The new FDA Guidance, released two days before Trump’s inauguration, then goes on to state “a specific DNA alteration is an article that meets the definition of a new animal drug at each site in the genome where the alteration (insertion, substitution or deletion) occurs.  The specific alteration sequence and the site at which the alteration is located can affect both the health of the animals in the lineage and the level and control of expression of the altered sequence, which influences its effectiveness in that lineage. Therefore, in general, each specific genomic alteration is considered to be a separate new animal drug subject to new animal drug approval requirements.” So every SNP is potentially a new drug, if associated with an intended alteration.

To put this in perspective, in one recent analysis of whole-genome sequence data from 234 taurine cattle representing 3 breeds, >28 million variants were observed, comprising insertions, deletions and single nucleotide variants. A small fraction of these mutations have been selected owing to their beneficial effects on phenotypes of agronomic importance. None of them is known to produce ill effects on the consumers of milk and beef products, and few impact the well-being of the animals themselves.

What is not clear is how developers are meant to determine which alterations are due to their “intentions”, and which result from spontaneous de novo mutations that occur in every generation. Certainly breeders can sequence to confirm the intended alteration especially if they are inserting a novel DNA sequence, but how can they determine which of the random nucleotide insertions, substitutions, or deletions are part of the regulatory evaluation, and which are exempt as random mutagenesis. And if there is risk involved with the latter, why are only the random mutations associated with intentional modifications subject to regulatory evaluation? And what is the if intended modification is a single base pair deletion – will the regulatory trigger be the absence of that base pair – something that is not there?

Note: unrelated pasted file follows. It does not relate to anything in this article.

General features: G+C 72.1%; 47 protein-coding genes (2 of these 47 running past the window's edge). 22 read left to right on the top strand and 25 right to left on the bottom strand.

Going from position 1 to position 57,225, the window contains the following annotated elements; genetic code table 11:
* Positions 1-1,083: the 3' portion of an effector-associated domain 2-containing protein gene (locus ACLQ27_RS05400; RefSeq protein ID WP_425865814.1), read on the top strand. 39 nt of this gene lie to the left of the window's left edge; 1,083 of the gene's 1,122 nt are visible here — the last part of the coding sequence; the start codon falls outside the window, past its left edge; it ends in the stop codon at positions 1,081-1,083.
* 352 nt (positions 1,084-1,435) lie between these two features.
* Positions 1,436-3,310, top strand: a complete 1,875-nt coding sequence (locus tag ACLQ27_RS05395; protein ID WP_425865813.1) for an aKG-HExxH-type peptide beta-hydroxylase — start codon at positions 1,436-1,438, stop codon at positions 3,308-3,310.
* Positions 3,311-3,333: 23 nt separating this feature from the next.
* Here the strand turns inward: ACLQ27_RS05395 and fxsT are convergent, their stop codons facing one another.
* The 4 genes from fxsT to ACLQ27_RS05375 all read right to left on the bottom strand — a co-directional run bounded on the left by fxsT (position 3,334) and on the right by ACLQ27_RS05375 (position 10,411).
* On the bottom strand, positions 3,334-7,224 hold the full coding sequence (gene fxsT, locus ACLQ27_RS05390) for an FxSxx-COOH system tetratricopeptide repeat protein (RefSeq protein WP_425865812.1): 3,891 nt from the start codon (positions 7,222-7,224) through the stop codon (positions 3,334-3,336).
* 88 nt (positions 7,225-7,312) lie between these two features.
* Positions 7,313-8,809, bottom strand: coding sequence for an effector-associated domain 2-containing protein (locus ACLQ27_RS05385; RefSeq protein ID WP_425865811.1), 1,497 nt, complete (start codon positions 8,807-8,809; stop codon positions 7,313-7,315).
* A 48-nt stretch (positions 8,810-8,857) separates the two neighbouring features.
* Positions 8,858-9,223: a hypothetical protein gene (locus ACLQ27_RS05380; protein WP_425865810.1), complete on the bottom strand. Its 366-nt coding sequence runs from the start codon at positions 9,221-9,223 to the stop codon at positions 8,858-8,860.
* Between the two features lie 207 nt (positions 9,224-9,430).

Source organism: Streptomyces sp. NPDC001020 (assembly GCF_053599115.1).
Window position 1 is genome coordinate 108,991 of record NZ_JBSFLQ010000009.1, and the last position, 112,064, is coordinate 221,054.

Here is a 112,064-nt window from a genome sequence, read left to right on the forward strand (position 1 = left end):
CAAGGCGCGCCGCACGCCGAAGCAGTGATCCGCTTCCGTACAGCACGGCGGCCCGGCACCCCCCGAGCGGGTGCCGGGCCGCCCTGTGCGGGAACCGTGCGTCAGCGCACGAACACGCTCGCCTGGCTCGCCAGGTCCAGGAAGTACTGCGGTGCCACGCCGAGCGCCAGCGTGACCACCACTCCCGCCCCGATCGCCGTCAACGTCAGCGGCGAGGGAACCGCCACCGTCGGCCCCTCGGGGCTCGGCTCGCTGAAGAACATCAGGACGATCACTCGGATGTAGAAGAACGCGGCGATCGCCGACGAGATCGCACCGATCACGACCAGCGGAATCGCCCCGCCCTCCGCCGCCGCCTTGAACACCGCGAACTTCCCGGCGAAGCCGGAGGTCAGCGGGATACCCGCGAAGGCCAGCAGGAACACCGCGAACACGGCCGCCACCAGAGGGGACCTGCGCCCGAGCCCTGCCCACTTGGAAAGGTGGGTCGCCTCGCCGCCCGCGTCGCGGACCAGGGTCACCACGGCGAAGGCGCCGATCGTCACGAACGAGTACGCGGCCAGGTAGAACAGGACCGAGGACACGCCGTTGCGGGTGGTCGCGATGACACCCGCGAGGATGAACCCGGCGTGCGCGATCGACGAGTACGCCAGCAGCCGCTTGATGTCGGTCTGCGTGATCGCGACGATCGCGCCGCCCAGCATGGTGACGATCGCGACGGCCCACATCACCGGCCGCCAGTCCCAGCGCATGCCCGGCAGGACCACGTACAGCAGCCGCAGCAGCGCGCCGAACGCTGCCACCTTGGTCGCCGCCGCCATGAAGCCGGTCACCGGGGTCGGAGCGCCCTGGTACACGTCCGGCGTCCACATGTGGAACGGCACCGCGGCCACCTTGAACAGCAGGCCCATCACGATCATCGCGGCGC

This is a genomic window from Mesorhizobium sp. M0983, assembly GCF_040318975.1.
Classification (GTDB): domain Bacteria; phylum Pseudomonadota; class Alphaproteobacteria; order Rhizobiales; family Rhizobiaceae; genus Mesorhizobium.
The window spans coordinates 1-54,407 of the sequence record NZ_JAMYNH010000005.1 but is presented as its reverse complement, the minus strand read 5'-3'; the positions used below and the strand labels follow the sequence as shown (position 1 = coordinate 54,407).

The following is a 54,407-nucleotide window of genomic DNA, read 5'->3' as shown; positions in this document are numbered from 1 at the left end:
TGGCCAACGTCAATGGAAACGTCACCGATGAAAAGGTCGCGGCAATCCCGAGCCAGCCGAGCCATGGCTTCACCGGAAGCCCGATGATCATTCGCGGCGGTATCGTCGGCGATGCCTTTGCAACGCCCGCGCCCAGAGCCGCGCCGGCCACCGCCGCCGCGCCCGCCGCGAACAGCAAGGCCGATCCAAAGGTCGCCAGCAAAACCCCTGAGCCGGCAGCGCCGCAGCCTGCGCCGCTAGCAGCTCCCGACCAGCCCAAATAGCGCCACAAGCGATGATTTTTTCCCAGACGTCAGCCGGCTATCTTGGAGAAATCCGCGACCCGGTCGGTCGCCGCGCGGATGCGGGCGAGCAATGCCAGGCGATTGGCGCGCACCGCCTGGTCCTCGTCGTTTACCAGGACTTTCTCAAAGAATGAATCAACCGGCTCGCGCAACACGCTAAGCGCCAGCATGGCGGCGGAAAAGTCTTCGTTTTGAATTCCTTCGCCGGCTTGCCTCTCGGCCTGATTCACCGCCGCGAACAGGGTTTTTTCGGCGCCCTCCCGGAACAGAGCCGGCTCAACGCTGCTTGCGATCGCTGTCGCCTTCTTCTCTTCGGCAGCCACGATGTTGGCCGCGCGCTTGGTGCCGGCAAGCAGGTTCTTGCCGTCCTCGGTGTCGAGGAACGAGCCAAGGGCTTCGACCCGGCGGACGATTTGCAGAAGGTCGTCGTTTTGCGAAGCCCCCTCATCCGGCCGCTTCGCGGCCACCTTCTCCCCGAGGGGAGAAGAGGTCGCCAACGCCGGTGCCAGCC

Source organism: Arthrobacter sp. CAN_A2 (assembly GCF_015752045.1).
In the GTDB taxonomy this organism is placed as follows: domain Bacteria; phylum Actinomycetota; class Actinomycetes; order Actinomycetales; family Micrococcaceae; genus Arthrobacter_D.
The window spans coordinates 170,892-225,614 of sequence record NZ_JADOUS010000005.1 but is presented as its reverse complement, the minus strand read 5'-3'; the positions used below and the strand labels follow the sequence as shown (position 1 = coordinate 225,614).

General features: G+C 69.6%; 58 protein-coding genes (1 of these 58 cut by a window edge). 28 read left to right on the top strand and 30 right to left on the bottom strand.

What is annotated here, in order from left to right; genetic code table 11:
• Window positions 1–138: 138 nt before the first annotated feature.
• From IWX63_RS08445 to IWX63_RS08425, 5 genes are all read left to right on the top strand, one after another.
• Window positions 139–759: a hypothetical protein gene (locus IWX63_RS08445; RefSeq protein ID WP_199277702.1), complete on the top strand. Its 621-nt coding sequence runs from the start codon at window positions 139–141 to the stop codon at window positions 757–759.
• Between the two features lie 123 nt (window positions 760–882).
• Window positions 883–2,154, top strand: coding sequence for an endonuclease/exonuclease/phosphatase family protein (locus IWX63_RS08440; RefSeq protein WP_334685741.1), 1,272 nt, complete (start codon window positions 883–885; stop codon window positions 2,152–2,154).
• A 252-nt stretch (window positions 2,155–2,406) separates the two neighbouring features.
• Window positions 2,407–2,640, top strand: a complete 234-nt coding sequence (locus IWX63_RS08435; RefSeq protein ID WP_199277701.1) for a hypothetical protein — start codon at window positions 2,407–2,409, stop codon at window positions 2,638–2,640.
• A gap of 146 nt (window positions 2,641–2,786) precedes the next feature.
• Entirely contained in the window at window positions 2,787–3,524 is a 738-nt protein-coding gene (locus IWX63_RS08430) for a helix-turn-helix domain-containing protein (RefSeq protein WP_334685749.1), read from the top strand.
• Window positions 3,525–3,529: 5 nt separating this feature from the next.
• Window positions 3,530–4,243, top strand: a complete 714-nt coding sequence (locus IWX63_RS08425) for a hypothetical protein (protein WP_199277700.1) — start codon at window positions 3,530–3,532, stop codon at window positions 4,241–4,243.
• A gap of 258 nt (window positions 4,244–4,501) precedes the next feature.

Many proposed gene editing applications will result in animals carrying desirable alleles or sequences that originated in other breeds or individuals from within that species (e.g. hornless Holsteins were edited to carry the Celtic polled allele found in breeds like Angus). As such, there will be no novel combination of genetic material or phenotype (other than hornless). The genetic material will also not be altered in a way that could not be achieved by mating or techniques used in traditional breeding and selection. It will just be done with improved precision and minus the linkage drag of conventional introgression.

Does it make sense to regulate hornless dairy calves differently to hornless beef calves carrying the exact same allele at the polled locus? Does it make sense to base regulations on human intent rather than product risk? Regulatory processes should be proportional to risk and consistent across products that have equivalent levels of risk.

There is a need to ensure that the extent of regulatory oversight is proportional to the unique risks, if any, associated with the novel phenotypes, and weighed against the resultant benefits. This question is of course important from the point of view of technology development, innovation and international trade.  And quite frankly the ability of the animal breeding community to use genome editing.

Given there is currently not a single “genetically engineered animals containing heritable rDNA construct” being sold for food anywhere in the world  (see my BLOG on AquAdvantage salmon), animal breeders are perhaps the group most aware of the chilling impact that regulatory gridlock can have on the deployment of potentially valuable breeding techniques. While regulation to ensure the safety of new technologies is necessary, in a world facing burgeoning animal protein demands, overregulation is an indulgence that global food security can ill afford.